Let’s say for the next three years, everything goes the way you’d ideally want it to for this band. Where do you see yourselves?
Joe: I hope we’d be writing a third album, nobody would be working (a second job), and we’d have a few months just to write an album, and then head out on tour. Just the constant cycle of writing an album, touring, album, touring...

You’ve done most of your recording using computer-based gear and a DAW. With these tools and technology at your disposal for dirt cheap, it seems that nearly anyone can put their music to record and...
Joe: Well, you can, but any band that’s putting out an actual album that they want sold [in the retail chains] is still going to pay for a producer and get another set of ears working on the project. I think [the computer recording equipment] has really helped us out in the pre-production stages, where we’re able to get things recorded, and then go through everything with a fine-toothed comb, weed it out, and make everything sounds good. That’s the way we do the vocals as well – just going over it over and over.

You and Tom (Emmans, vocals) are the only remaining members of the original lineup that did the Glass Barricade EP. Would you argue that Odium, at its core, is you and Tom?
Joe: No. Not anymore.

Why is that?
Joe: Now, we’ve got other members that input as much, if not more sometimes, to the band. Now, we’re a five-man team – finally. Everyone knows everyone else is going to do their best and get their work done. Dale (Burrows, bass) has really stepped up in terms of booking and keeping us organized at the whole. We’re finally where I want us to be. All these past years, I’d be going to the local music store with an ad for a bass player, and the owner said, “Does this not seem pathetic to you? You just keep losing people,” and he basically called me a tyrant. I just never wanted to settle until we had all of the horsepower we needed make this work.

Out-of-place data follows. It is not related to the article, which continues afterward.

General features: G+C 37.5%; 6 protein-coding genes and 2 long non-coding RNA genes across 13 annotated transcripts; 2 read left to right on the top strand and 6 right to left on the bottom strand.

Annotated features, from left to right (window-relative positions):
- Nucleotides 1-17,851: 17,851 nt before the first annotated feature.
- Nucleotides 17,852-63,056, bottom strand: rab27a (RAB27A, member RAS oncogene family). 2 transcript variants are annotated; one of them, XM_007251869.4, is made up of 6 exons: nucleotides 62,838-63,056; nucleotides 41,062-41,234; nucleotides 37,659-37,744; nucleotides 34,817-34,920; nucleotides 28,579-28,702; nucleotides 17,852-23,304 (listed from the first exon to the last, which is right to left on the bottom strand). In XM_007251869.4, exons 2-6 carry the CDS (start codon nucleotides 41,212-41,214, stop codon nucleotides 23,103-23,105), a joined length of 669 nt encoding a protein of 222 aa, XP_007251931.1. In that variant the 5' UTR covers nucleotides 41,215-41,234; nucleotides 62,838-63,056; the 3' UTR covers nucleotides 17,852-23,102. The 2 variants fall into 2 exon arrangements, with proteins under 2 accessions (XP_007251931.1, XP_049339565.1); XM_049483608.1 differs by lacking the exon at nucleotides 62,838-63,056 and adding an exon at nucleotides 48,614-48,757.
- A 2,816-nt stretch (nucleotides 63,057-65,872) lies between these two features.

One word answer without naming names, then. Is the lineup now, with the five guys you have, the best it’s ever been?
Joe: Yes.

The last few years, you’ve had the chance to play with some bands who are really at the forefront of touring Canadian metal bands – Arise and Ruin and Fuck the Facts, to name a couple. Considering some of the more experienced bands you’ve played with, how do those experiences benefit you guys in terms of what you’re bringing to the live environment? Were you able to take bits and pieces of those performances and incorporate them into what you’re doing?
Joe: Yeah, especially Arise and Ruin. They showed up, and there weren’t a lot of people at the Forum (in Hanover, ON), but by the end of their set, anyone who was there was at the front. They were really able to have a positive attitude. Some bands, when they play that venue and there aren’t a lot of people there, or even if there are a lot of people there, just don’t bring it. Those guys just laid it down, and it was awesome. As for Fuck the Facts, I don’t know what to say but “Holy fuck! That was amazing!” They’re a unique band and are doing really well, which is awesome.

Can you give a short rundown of how you first hooked up with Year of the Sun (Records) and how it came to be arranged that they’d put out your record?
Joe: Well, Dale and James (Wright, of Kerosene Media that does publicity for YOTS) had a college friendship. James ended up hearing the record, showed it to Benner (Chris Benn, YOTS President), and they picked it up right away. They said they wanted to do it, we thought about it for a week or two, and went for it. We went down to Guelph and had a chat with Benner. We were ready – we were at the point where we wanted to do this and it came at the right time.

So the music video – were you excited about that process?
Joe: I didn’t think it’d be that much work. It was a lot of work, man. We had to play the song through 20 times – and I’m actually playing. So that’s 20 times in a row, in a bush, in the middle of winter, so it was pretty grueling, but we got some good, good takes. Chad (Archibald, director) was very professional and knew exactly what he wanted to do. He was really efficient, and it’s going to look awesome.

Let’s start with the songwriting process from start to finish, using the last song you completed as an example. Can you race me through the process?